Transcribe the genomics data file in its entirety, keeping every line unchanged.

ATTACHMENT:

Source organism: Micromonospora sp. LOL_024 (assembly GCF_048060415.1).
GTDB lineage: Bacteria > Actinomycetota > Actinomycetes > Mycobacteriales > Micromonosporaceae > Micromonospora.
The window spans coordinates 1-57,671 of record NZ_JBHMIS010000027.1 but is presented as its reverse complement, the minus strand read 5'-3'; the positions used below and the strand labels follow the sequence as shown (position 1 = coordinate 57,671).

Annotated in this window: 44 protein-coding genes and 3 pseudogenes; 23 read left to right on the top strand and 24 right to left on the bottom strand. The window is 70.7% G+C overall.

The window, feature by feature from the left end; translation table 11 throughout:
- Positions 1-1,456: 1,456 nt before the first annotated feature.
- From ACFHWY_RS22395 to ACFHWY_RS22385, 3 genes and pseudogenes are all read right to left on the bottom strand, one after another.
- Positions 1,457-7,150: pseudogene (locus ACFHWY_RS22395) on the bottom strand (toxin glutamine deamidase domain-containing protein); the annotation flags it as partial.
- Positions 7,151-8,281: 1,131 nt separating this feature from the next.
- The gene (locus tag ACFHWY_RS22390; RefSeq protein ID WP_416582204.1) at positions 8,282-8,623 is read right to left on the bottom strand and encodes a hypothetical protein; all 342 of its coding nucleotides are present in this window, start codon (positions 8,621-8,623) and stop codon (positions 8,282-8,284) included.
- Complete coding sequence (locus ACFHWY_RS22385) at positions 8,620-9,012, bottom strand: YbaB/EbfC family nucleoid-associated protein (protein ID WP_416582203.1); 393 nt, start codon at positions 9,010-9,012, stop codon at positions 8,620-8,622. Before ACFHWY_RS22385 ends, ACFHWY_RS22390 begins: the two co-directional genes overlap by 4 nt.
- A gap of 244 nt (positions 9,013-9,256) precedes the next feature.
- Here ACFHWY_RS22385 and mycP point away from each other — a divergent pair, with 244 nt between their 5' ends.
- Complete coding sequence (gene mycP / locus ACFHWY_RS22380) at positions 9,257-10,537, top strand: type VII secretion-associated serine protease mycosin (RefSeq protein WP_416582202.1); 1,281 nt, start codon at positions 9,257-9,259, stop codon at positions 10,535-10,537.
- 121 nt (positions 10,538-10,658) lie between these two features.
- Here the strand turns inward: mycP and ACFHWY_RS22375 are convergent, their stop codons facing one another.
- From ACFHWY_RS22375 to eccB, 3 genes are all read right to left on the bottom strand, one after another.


Source organism: Micromonospora sp. LOL_024 (assembly GCF_048060415.1).
GTDB lineage: Bacteria > Actinomycetota > Actinomycetes > Mycobacteriales > Micromonosporaceae > Micromonospora.
The window spans coordinates 1-57,671 of record NZ_JBHMIS010000027.1 but is presented as its reverse complement, the minus strand read 5'-3'; the positions used below and the strand labels follow the sequence as shown (position 1 = coordinate 57,671).

Annotated in this window: 44 protein-coding genes and 3 pseudogenes; 23 read left to right on the top strand and 24 right to left on the bottom strand. The window is 70.7% G+C overall.

The window, feature by feature from the left end; translation table 11 throughout:
- Positions 1-1,456: 1,456 nt before the first annotated feature.
- From ACFHWY_RS22395 to ACFHWY_RS22385, 3 genes and pseudogenes are all read right to left on the bottom strand, one after another.
- Positions 1,457-7,150: pseudogene (locus ACFHWY_RS22395) on the bottom strand (toxin glutamine deamidase domain-containing protein); the annotation flags it as partial.
- Positions 7,151-8,281: 1,131 nt separating this feature from the next.
- The gene (locus tag ACFHWY_RS22390; RefSeq protein ID WP_416582204.1) at positions 8,282-8,623 is read right to left on the bottom strand and encodes a hypothetical protein; all 342 of its coding nucleotides are present in this window, start codon (positions 8,621-8,623) and stop codon (positions 8,282-8,284) included.
- Complete coding sequence (locus ACFHWY_RS22385) at positions 8,620-9,012, bottom strand: YbaB/EbfC family nucleoid-associated protein (protein ID WP_416582203.1); 393 nt, start codon at positions 9,010-9,012, stop codon at positions 8,620-8,622. Before ACFHWY_RS22385 ends, ACFHWY_RS22390 begins: the two co-directional genes overlap by 4 nt.
- A gap of 244 nt (positions 9,013-9,256) precedes the next feature.
- Here ACFHWY_RS22385 and mycP point away from each other — a divergent pair, with 244 nt between their 5' ends.
- Complete coding sequence (gene mycP / locus ACFHWY_RS22380) at positions 9,257-10,537, top strand: type VII secretion-associated serine protease mycosin (RefSeq protein WP_416582202.1); 1,281 nt, start codon at positions 9,257-9,259, stop codon at positions 10,535-10,537.
- 121 nt (positions 10,538-10,658) lie between these two features.
- Here the strand turns inward: mycP and ACFHWY_RS22375 are convergent, their stop codons facing one another.
- From ACFHWY_RS22375 to eccB, 3 genes are all read right to left on the bottom strand, one after another.